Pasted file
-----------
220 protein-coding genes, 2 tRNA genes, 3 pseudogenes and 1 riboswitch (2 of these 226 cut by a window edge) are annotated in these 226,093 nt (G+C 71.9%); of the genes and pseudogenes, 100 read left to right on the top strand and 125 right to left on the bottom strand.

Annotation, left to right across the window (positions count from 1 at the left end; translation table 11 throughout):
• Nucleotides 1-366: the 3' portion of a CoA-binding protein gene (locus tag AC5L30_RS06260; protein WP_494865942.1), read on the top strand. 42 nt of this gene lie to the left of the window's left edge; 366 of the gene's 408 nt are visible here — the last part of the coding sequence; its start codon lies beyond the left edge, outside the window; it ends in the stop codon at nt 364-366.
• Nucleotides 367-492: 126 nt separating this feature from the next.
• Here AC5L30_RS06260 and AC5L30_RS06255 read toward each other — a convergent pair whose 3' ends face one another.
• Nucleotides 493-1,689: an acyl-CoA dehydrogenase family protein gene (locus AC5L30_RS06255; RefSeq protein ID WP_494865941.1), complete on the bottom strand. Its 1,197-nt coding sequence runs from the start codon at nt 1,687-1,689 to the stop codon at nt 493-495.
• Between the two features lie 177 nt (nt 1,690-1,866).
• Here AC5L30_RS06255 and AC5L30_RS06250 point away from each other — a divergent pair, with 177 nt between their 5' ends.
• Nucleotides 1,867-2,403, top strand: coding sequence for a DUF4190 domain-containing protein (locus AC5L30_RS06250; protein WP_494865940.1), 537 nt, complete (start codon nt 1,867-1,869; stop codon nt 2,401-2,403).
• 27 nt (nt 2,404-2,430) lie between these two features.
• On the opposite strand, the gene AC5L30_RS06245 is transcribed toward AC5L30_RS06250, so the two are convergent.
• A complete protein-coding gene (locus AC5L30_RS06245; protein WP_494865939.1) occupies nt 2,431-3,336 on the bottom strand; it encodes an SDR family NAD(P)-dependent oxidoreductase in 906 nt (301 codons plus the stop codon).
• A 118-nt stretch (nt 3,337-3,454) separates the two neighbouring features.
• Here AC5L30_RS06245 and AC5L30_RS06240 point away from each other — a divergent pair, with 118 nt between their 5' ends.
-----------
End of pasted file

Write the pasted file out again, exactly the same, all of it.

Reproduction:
220 protein-coding genes, 2 tRNA genes, 3 pseudogenes and 1 riboswitch (2 of these 226 cut by a window edge) are annotated in these 226,093 nt (G+C 71.9%); of the genes and pseudogenes, 100 read left to right on the top strand and 125 right to left on the bottom strand.

Annotation, left to right across the window (positions count from 1 at the left end; translation table 11 throughout):
• Nucleotides 1-366: the 3' portion of a CoA-binding protein gene (locus tag AC5L30_RS06260; protein WP_494865942.1), read on the top strand. 42 nt of this gene lie to the left of the window's left edge; 366 of the gene's 408 nt are visible here — the last part of the coding sequence; its start codon lies beyond the left edge, outside the window; it ends in the stop codon at nt 364-366.
• Nucleotides 367-492: 126 nt separating this feature from the next.
• Here AC5L30_RS06260 and AC5L30_RS06255 read toward each other — a convergent pair whose 3' ends face one another.
• Nucleotides 493-1,689: an acyl-CoA dehydrogenase family protein gene (locus AC5L30_RS06255; RefSeq protein ID WP_494865941.1), complete on the bottom strand. Its 1,197-nt coding sequence runs from the start codon at nt 1,687-1,689 to the stop codon at nt 493-495.
• Between the two features lie 177 nt (nt 1,690-1,866).
• Here AC5L30_RS06255 and AC5L30_RS06250 point away from each other — a divergent pair, with 177 nt between their 5' ends.
• Nucleotides 1,867-2,403, top strand: coding sequence for a DUF4190 domain-containing protein (locus AC5L30_RS06250; protein WP_494865940.1), 537 nt, complete (start codon nt 1,867-1,869; stop codon nt 2,401-2,403).
• 27 nt (nt 2,404-2,430) lie between these two features.
• On the opposite strand, the gene AC5L30_RS06245 is transcribed toward AC5L30_RS06250, so the two are convergent.
• A complete protein-coding gene (locus AC5L30_RS06245; protein WP_494865939.1) occupies nt 2,431-3,336 on the bottom strand; it encodes an SDR family NAD(P)-dependent oxidoreductase in 906 nt (301 codons plus the stop codon).
• A 118-nt stretch (nt 3,337-3,454) separates the two neighbouring features.
• Here AC5L30_RS06245 and AC5L30_RS06240 point away from each other — a divergent pair, with 118 nt between their 5' ends.